The New York Islanders visited the Canadians last Friday. It was the very day that the death of the famous number 22, Mike Bossy, was announced. Luckily for the first game in Montreal after Guy Lafleur’s death, the Boston Bruins will be the rivals.
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“I like to think it’s not a coincidence,” Harry Sinden launched during an interview with the MontrealJournal. It’s more destiny to see the Bruins play in Montreal after losing Guy Lafleur.”
“We just lost two great players with the deaths of Mike Bossy and Guy.”
At 89, Sinden still speaks with aplomb and confidence. The memory lives on.
As general manager of the Boston Bruins from October 1972 to November 2000, Sinden often crossed paths with the Canadiens and Lafleur. There are times he’d probably rather not reminisce about 1970s CH, but he does so with a bliss that oozed over the phone.
“He was always in our game plan. We looked for ways to stop him, but Guy never listened to our plan! He deceived us. He always scored goals against us. He hurt the Bruins a lot.”
“Flower was like dynamite against the Bruins,” he continued. He pushed everything in his path. He was fast, he was smart, he was brave and he had a great shot. He also had an impressive character. He played right, he wasn’t afraid of anything.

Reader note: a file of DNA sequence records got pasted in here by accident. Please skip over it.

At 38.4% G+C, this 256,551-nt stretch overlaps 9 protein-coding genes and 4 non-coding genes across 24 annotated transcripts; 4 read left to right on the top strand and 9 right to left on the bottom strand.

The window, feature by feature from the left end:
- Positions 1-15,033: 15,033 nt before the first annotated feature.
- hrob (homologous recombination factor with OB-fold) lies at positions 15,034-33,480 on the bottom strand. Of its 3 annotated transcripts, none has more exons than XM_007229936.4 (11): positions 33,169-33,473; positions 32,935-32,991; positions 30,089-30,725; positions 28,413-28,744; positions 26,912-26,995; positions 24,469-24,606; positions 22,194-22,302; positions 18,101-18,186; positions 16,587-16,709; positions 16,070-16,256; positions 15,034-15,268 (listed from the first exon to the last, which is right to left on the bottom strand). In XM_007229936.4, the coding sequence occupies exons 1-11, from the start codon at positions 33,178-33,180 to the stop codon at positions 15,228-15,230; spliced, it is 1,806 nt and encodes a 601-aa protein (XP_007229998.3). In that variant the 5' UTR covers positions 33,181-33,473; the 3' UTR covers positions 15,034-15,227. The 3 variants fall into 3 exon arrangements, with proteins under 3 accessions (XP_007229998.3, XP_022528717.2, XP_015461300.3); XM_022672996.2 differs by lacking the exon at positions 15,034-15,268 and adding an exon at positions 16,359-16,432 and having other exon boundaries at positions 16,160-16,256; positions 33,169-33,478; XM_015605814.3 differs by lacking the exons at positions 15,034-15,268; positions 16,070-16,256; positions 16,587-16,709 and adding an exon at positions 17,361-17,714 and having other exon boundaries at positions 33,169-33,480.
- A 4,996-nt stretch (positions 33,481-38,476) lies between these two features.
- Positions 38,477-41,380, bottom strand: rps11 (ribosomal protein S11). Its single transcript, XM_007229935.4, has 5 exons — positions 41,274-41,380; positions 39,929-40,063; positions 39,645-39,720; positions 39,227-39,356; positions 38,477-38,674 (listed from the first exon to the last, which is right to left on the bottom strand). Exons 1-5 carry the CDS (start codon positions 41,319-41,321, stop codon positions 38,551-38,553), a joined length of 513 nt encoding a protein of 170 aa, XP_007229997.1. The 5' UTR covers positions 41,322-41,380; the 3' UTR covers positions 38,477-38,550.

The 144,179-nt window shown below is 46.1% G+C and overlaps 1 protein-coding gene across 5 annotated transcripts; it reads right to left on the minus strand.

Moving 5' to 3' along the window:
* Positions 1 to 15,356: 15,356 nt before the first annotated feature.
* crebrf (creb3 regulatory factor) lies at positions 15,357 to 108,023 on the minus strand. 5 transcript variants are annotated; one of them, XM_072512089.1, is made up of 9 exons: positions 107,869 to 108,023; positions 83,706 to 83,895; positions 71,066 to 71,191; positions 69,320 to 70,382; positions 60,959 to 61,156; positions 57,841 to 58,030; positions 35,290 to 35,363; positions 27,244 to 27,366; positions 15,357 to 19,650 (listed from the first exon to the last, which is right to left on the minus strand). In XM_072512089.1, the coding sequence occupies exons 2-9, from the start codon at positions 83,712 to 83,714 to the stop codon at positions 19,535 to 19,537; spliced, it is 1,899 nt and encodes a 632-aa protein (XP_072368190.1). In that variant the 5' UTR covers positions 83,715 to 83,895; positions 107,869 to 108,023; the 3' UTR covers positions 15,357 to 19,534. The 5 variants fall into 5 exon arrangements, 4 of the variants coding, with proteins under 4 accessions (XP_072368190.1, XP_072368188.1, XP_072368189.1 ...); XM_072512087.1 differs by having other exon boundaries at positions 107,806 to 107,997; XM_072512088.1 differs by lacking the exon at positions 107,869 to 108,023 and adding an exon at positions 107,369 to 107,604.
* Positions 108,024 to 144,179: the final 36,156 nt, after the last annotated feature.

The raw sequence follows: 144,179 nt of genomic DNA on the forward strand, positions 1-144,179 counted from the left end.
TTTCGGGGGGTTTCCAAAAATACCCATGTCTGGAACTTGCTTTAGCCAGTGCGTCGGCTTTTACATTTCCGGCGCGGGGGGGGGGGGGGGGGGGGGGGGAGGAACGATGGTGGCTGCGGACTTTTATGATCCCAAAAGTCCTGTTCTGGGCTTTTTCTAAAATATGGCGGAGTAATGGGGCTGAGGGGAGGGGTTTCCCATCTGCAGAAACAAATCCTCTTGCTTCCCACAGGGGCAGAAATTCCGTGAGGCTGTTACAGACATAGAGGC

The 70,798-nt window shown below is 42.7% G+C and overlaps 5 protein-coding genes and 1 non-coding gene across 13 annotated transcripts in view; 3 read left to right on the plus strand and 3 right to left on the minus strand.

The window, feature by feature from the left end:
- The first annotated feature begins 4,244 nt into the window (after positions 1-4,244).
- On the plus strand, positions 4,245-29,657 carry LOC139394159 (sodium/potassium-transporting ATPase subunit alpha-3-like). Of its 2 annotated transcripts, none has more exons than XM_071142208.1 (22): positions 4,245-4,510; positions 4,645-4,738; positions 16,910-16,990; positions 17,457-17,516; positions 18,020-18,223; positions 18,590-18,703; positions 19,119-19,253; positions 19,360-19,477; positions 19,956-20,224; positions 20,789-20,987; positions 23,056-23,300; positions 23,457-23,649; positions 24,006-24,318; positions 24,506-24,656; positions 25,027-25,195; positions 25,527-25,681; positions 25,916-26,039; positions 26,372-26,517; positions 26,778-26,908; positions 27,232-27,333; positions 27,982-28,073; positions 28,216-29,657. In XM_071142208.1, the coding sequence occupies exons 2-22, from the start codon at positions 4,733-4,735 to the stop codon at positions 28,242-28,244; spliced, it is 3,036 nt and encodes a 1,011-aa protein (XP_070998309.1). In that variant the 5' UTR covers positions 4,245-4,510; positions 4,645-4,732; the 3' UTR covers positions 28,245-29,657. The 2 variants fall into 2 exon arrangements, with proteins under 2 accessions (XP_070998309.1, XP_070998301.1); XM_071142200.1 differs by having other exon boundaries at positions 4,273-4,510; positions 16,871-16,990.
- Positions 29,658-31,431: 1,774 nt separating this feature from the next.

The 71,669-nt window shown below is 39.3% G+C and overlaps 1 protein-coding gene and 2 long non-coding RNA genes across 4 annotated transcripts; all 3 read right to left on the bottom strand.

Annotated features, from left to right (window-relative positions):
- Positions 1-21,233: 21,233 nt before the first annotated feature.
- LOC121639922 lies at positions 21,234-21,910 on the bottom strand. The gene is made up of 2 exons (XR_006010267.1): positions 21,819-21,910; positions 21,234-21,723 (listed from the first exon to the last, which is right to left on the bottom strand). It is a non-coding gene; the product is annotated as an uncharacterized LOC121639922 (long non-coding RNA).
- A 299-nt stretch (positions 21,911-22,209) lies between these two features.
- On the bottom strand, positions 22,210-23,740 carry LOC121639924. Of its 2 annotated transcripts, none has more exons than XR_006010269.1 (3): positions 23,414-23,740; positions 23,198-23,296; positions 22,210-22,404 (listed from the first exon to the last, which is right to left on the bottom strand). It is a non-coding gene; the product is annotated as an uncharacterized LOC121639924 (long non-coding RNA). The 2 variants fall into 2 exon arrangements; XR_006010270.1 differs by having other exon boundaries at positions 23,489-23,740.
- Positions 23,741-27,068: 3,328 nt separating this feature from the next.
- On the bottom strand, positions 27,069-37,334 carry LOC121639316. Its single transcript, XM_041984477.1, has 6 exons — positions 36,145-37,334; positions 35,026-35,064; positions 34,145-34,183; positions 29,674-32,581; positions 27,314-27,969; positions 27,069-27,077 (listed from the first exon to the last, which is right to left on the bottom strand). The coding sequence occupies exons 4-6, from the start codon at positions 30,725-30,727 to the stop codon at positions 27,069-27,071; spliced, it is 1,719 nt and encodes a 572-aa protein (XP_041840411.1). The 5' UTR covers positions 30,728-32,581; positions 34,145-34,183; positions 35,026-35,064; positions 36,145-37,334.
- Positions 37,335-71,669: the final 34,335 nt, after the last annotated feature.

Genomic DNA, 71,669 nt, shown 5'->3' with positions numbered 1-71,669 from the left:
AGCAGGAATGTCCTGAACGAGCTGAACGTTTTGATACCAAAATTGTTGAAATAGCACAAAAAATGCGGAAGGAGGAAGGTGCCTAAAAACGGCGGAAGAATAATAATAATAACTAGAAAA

The Bruins, who won the Stanley Cup in 1970 and 1972, were eliminated by the Habs in 1977, 1978 and 1979. All three times, Lafleur and his teammates drank champagne from the trophy.
“I’ve seen Lafleur equalize so many times in game seven against us in 1979,” said the Ontario native. We had just received a penalty for having too many players on the ice. It’s impossible for me not to remember. I was sick when CH beat us but I had so much respect for Guy and the great players from back then.
An impossible union
Off the ice, Sinden didn’t meet Thurso’s homegrown hero in person.
“I often met him in arenas and events, I greeted him and he always answered me,” he explained. I know he was a man of class and a man close to his people. From the Canadian’s 70s dynasty I had the chance to get to know Serge Savard well and developed a great friendship with him.
Lafleur retired for the first time on November 26, 1984. The blonde demon returned to play for the New York Rangers four years later in the 1988-1989 season.
Would he have thought of luring him to the Bruins in Boston?
“I’ve thought about it and asked questions, but there was never any discussion,” he said. It was an impossible connection between the Bruins and Guy. He would never have agreed to wear our logo. Guy Lapointe had done it in his very last season in the NHL, and he thought it was odd. So I can’t imagine how Flower would have felt.”